Joseph Raymond Kwul-kwul’tu Hillaire (1894–1967) was an artist, storyteller, performer, Native activist, and diplomat. When Joe Hillaire was born, lingering distrust permeated Native-White relations. Many of Joe’s totem poles were created as civic monuments and served to bridge cross-cultural understanding, as well as to project the rich Lummi oral traditions.

Hillaire’s monumental carvings are “story poles”—the deeds of ancestral heroes and their encounters with supernatural beings appearing on both sides of the pole. When Hillaire learned carving from his father at sixteen, Coast Salish totem pole carving was a recent practice. While this art form was adopted in shape and size from northern Native groups, it displayed more naturalistic figures (adapted from traditional interior house posts) and arranged them in narrative fashion.

In 1961, Hillaire was commissioned to create two totem poles for the Seattle World’s Fair celebration, one to tour the United States to promote the Fair (and the unique heritage of the Northwest) and one for Seattle’s sister city, Kobe, Japan. The Land in the Sky Pole—which tells the story of the adventures of two brothers who enter the sky worldtraveled to 300 cities and towns before it was returned to Seattle for the April 21, 1962 opening of the Exposition. By the time it was completed the sixty-six year-old Hillaire having carved on it in twenty-five states! The Land in the Sky Pole was never erected at the Seattle Center but stood near Chief Seattle’s grave on the Suquamish reservation from 1963 until 2005, when it was deemed unsafe and taken down, and returned to his ancestral home, the Lummi reservation near Bellingham, WA.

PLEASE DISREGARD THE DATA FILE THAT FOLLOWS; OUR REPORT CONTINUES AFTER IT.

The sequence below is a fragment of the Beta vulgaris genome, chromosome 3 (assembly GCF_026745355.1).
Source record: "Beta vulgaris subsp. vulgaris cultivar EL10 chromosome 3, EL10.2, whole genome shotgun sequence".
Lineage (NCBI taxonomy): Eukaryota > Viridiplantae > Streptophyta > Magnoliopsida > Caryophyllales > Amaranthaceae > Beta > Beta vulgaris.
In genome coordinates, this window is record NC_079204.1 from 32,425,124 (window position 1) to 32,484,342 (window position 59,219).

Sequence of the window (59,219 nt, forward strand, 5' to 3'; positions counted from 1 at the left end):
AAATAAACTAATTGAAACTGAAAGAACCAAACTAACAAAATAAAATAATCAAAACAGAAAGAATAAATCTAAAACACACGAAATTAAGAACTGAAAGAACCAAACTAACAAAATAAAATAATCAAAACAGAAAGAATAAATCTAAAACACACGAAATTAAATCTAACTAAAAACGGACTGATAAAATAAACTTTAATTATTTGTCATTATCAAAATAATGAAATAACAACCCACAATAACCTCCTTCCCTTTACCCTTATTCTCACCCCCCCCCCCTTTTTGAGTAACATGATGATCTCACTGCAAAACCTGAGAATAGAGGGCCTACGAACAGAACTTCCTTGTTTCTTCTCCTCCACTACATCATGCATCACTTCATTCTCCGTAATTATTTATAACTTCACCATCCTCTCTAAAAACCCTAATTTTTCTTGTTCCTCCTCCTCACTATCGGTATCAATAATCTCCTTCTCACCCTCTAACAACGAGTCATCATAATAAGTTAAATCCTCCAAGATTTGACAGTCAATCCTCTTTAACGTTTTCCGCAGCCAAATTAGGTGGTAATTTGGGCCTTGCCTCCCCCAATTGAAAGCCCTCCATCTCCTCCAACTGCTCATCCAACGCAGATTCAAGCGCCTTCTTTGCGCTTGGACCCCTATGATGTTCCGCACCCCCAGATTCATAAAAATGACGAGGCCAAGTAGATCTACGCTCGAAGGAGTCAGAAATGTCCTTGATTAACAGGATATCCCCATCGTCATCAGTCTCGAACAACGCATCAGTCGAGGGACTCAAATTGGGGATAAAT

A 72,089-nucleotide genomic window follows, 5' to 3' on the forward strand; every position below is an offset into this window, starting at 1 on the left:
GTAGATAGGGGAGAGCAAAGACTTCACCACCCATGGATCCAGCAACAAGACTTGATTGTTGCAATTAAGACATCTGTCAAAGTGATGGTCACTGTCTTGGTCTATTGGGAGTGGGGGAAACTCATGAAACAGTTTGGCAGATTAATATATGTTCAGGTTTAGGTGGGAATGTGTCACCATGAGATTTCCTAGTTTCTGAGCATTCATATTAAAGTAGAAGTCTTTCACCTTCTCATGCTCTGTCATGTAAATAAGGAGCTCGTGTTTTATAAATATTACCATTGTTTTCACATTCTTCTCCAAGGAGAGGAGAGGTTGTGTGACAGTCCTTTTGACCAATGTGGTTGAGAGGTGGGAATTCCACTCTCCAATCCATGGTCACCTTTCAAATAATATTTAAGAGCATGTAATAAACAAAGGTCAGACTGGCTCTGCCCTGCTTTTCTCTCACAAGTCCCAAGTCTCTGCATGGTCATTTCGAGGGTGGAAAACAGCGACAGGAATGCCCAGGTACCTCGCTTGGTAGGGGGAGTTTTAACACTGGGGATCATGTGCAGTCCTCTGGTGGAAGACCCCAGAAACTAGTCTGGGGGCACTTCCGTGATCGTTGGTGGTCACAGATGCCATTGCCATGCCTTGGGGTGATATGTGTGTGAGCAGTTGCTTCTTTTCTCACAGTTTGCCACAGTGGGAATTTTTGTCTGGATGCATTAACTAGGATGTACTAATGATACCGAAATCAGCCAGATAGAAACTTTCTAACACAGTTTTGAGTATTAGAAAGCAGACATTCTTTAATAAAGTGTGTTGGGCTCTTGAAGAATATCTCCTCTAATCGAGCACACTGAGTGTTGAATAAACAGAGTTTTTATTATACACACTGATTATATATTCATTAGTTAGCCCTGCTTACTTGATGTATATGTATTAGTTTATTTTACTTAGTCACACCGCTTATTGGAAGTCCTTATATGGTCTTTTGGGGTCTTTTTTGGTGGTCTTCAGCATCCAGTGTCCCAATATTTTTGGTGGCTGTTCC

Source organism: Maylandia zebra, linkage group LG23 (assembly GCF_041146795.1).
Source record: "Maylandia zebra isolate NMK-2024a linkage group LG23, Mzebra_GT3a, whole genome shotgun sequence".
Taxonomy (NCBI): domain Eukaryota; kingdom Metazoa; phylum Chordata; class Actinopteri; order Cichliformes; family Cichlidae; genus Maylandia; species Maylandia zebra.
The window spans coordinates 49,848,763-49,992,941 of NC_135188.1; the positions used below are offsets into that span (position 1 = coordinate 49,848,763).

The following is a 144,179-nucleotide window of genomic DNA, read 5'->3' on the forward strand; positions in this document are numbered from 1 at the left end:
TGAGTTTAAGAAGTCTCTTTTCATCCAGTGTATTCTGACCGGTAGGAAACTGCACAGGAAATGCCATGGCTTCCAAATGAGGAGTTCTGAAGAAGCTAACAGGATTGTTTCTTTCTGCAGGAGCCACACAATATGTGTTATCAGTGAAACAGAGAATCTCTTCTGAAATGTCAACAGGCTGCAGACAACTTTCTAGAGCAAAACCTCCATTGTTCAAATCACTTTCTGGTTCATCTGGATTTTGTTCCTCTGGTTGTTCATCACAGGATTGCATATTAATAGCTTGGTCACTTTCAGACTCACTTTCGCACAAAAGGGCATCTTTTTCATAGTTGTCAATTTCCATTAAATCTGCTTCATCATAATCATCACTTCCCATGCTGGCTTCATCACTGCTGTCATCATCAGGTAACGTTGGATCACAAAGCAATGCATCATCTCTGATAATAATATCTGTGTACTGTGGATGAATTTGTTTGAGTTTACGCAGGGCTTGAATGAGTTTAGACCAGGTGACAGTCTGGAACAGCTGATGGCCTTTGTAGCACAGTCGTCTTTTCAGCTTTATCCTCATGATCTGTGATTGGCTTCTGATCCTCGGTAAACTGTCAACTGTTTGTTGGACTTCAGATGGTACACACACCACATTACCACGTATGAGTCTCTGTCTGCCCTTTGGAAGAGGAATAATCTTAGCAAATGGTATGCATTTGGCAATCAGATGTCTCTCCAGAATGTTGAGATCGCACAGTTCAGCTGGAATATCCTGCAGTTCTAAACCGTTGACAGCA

Joseph Hillaire and the Saga of the 1962 Seattle World’s Fair Totems

Lummi artist Joseph Hillaire was commissioned to carve two story poles in connection with the 1962 Seattle World’s Fair. In celebration of its 50th anniversary, we are remembering Hillaire’s contributions to the Century 21 Exposition in a series of weekly posts, starting this week! Please check back each week or subscribe to our RSS to learn more about Joseph Hillaire and the Saga of the 1962 Seattle World’s Fair Totems.

Hillaire and grandson, Ernie Lewis, 1950s. Photograph courtesy of Pauline Hillaire.
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Totems and Trees: A Tour of the Native American Art Galleries

Hello SAM fans! My name is Lindsay Baldwin and, I am a (very) recent graduate of Western Washington University with a Bachelor of Arts in Communication as well as in French. My number one passion is traveling. I was lucky enough to have lived in Edinburgh for six months. During breaks, I traveled extensively through Europe. I have visited many museums around the world and if I had to choose one of my favorites (besides SAM, of course!) it would have to be the Van Gogh Museum. I am very excited to be a part of this great museum for the next three months and cannot wait for the challenges that lie ahead.

If you have not yet checked out the Native American art that SAM has to offer, then I suggest that you put a tour of the galleries on your to-do list.